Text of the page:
Two Italian architects, Andrea Tabocchini and Francesca Vittorini, designed and built a school in a remote village in Ghana. The non-profit project was built in just 60 days with only 12,000 euros and the help of volunteers from 20 different countries and the local populace.
Since there was no power, the school was constructed by hand using local resources (earth, wood, and plants). 58,000 kg of dirt were moved by hand, and 3 kilometres of wood were planed with two hand planers. The native dirt was compacted to create the walls.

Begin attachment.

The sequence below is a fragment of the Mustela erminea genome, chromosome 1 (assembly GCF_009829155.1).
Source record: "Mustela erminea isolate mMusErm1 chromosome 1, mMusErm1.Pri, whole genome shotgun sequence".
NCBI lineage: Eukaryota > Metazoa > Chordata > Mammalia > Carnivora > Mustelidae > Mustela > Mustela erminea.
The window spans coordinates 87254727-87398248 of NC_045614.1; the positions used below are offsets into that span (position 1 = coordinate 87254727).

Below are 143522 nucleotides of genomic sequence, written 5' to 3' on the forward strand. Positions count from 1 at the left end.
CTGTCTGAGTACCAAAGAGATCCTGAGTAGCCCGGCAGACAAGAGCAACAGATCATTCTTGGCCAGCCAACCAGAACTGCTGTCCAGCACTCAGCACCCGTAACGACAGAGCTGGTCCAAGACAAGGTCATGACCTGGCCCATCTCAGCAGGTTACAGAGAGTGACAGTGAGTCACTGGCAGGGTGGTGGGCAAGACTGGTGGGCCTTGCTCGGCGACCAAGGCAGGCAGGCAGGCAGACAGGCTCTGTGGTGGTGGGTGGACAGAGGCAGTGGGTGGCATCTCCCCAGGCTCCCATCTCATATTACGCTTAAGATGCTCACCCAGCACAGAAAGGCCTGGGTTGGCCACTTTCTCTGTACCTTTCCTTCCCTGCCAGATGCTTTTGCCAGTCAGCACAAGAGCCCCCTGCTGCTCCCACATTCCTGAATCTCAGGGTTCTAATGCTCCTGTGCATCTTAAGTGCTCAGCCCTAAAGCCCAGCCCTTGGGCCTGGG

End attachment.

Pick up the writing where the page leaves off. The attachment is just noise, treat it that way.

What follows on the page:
A thin wood frame raised the roof, enabling light to enter the building and creating natural ventilation. Also, there are more covered areas to study outside because the porch extends into the garden.
The school was built in such a way that the lines between inside and outside are merged. It also provides an alternative to conventional classrooms and suggests a cost-effective and readily repeatable design that respects local expertise while pushing its boundaries. The secondary school’s mission is to establish a setting that fosters students’ academic and creative freedom.
You can read the original article at yen.com.gh